Our hero!I have literally never played another Fire Emblem title (give or take attempting OG Famicom Fire Emblem for about thirty seconds around the time of Super Smash Bros Brawl’s release), so I have no idea how the actual gameplay of Awakening compares to other titles in the franchise. However, I can tell you one thing for certain: Fire Emblem Awakening is unexpectedly fast. I’ve long said that I dislike TRPGs because it takes for freakin’ ever to do the simplest thing (like, ya know, kill an entire army full of people), and comparing a TRPG to other genres is always going to make a TRPG look like a literal waste of time. If this were Fire Emblem Warriors (which, wow, I guess is a thing now), I’d have about 600 enemy units dead before I finished my first turn in Fire Emblem 4 Realsies. And who has time for that? I have a bunch of really fast, really fun videogames right here. They’re all around me! They will likely one day consume me! I’m gonna go play Mega Man, let me know when this eternal combat turn ends.

But Fire Emblem Awakening moves astoundingly quickly. Combat animations are actually interesting and dynamic, movement placement is as easy as dragging a mouse around the screen, and, if all else fails, you can rely on the AI to round out a turn (and hopefully not get everyone killed). Enemy turns move at an excellent pace, and, even when some random dude has four attacks versus two counters, a turn is over in less time than it takes to grab a shower burrito. Despite my own general prejudice toward TRPG slowness, Fire Emblem Awakening doesn’t feel like a waste of my precious time (that could be spent playing Mario Bros.).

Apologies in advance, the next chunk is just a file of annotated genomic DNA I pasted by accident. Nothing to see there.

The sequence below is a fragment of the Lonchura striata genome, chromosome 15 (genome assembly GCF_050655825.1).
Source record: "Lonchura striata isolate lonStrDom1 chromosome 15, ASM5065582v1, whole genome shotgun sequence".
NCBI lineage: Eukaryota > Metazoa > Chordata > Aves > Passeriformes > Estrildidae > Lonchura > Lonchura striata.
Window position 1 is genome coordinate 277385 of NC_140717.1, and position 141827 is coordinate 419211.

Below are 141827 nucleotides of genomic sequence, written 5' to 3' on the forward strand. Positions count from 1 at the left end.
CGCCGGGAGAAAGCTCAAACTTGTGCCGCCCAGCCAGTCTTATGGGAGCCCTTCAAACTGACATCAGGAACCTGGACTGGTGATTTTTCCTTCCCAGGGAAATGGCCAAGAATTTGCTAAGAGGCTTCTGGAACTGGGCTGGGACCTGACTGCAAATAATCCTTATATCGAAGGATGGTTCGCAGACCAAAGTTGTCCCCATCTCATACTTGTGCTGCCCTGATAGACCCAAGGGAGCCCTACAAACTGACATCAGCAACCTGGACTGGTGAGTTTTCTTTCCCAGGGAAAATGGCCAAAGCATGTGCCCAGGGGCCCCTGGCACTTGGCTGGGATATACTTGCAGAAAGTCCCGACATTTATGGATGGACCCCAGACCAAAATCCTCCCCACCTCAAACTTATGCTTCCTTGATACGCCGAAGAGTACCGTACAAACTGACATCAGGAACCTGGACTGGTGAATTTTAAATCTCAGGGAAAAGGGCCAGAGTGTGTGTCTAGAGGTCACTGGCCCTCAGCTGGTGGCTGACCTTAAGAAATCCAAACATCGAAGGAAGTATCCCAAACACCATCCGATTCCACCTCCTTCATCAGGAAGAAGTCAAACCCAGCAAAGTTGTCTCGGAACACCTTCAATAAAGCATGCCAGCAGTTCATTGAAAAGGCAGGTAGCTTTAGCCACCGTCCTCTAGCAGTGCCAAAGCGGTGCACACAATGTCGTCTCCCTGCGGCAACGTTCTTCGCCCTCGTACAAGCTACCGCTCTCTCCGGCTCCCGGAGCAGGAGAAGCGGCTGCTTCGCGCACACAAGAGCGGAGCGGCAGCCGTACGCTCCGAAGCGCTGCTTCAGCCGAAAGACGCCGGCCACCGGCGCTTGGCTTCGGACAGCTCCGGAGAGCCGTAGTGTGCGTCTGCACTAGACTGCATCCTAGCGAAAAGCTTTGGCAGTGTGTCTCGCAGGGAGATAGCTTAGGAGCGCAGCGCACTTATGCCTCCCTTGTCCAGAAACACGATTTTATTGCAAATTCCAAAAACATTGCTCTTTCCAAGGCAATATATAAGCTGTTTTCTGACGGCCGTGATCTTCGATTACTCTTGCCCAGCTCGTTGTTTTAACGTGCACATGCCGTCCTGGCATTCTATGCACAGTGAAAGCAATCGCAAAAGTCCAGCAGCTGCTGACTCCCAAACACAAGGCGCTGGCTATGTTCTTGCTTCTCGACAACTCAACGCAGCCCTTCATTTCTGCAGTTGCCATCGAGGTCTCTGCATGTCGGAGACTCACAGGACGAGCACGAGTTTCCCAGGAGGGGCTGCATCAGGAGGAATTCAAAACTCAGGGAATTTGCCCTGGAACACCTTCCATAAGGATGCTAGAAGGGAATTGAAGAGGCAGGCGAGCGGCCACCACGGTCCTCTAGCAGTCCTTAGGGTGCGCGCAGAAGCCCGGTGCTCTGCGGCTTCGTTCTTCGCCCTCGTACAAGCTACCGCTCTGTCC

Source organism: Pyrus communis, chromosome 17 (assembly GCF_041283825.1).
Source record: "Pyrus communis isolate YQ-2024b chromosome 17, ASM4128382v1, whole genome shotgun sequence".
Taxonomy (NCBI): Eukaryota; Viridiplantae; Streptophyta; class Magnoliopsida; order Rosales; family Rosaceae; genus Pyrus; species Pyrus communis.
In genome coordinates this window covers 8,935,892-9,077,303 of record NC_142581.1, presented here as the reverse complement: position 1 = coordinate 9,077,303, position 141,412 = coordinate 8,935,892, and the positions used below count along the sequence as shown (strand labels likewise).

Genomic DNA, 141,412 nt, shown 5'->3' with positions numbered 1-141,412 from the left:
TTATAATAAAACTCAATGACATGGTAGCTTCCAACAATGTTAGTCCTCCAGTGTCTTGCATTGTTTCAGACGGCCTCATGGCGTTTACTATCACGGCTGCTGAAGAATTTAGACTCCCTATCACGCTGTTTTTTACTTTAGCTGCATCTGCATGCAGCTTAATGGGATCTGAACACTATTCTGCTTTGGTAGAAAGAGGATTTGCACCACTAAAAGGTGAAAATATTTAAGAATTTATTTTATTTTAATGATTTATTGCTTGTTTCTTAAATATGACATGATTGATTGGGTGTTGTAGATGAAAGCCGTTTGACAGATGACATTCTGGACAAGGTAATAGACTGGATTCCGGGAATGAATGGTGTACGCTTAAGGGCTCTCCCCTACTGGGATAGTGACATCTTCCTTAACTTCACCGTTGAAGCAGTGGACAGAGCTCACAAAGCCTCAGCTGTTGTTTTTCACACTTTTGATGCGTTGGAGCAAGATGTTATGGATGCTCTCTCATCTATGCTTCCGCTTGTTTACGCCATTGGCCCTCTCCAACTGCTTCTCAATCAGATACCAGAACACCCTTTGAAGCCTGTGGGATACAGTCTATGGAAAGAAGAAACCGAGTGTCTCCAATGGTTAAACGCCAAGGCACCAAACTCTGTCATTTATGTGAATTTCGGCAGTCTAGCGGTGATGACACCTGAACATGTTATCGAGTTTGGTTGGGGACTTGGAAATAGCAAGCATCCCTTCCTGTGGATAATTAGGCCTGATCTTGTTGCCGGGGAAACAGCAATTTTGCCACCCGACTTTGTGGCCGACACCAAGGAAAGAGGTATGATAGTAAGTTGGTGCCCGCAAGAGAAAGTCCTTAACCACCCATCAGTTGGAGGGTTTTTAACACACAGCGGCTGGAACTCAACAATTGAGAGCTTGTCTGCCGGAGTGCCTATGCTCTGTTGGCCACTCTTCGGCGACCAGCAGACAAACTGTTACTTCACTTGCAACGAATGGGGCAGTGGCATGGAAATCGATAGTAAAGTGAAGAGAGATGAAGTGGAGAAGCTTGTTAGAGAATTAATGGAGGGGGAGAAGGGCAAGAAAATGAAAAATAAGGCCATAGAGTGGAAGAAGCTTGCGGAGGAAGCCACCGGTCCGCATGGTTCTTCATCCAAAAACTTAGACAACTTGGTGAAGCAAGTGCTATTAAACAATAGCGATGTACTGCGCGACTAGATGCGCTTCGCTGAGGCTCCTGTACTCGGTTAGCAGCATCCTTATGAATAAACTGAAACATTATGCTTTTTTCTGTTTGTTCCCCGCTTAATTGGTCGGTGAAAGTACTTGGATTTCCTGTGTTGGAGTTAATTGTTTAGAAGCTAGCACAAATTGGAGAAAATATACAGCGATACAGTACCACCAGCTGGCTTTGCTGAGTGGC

roar!And, interestingly enough, this extends to time spent outside of the battle, too. “Equipment” as it is traditionally defined in a JRPG is limited to simply weapons, and most characters (save our tactician player avatar) are limited to one or two weapon types, max. So you grab your best sword, give it to your best gal, and call it a day. The end. Other stats, like defense, are controlled by consumable “powerup” items that either last for one battle or are permanent. So determine who is the most useful, feed ‘em a few extra magic shields, and we’re good to go. There is no juggling equipment to make sure everyone has ice armor for the fire cave, or investigating every single shop to determine if every female character has their proper Minerva dress. It’s just grab some gear and go. And going is good!

And that lack of extra equipment makes managing item bags a breeze. Everybody got their emergency elixir and a weapon or two? Fast gals got their keys in case of treasure emergencies? Great! Let’s mosey!

And speaking of moseying…

The Grid Ain’t so Bad